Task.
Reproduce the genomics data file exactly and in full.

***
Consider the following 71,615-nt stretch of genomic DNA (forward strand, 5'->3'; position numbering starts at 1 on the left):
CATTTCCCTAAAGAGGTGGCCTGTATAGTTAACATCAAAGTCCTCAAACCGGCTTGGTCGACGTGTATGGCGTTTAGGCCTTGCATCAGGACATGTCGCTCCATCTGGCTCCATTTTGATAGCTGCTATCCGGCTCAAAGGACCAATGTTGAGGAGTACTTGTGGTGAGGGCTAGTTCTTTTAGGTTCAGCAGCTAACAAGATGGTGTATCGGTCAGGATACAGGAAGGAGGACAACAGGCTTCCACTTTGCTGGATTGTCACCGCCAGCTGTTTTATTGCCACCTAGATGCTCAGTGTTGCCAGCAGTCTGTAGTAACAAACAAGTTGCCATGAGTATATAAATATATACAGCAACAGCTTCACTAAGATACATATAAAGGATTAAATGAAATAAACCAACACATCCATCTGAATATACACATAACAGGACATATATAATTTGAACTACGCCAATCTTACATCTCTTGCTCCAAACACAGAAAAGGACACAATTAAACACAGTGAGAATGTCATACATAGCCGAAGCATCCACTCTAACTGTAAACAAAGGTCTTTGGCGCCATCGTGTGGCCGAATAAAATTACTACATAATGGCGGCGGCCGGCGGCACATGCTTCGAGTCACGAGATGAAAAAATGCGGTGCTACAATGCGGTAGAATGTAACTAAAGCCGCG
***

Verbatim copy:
Consider the following 71,615-nt stretch of genomic DNA (forward strand, 5'->3'; position numbering starts at 1 on the left):
CATTTCCCTAAAGAGGTGGCCTGTATAGTTAACATCAAAGTCCTCAAACCGGCTTGGTCGACGTGTATGGCGTTTAGGCCTTGCATCAGGACATGTCGCTCCATCTGGCTCCATTTTGATAGCTGCTATCCGGCTCAAAGGACCAATGTTGAGGAGTACTTGTGGTGAGGGCTAGTTCTTTTAGGTTCAGCAGCTAACAAGATGGTGTATCGGTCAGGATACAGGAAGGAGGACAACAGGCTTCCACTTTGCTGGATTGTCACCGCCAGCTGTTTTATTGCCACCTAGATGCTCAGTGTTGCCAGCAGTCTGTAGTAACAAACAAGTTGCCATGAGTATATAAATATATACAGCAACAGCTTCACTAAGATACATATAAAGGATTAAATGAAATAAACCAACACATCCATCTGAATATACACATAACAGGACATATATAATTTGAACTACGCCAATCTTACATCTCTTGCTCCAAACACAGAAAAGGACACAATTAAACACAGTGAGAATGTCATACATAGCCGAAGCATCCACTCTAACTGTAAACAAAGGTCTTTGGCGCCATCGTGTGGCCGAATAAAATTACTACATAATGGCGGCGGCCGGCGGCACATGCTTCGAGTCACGAGATGAAAAAATGCGGTGCTACAATGCGGTAGAATGTAACTAAAGCCGCG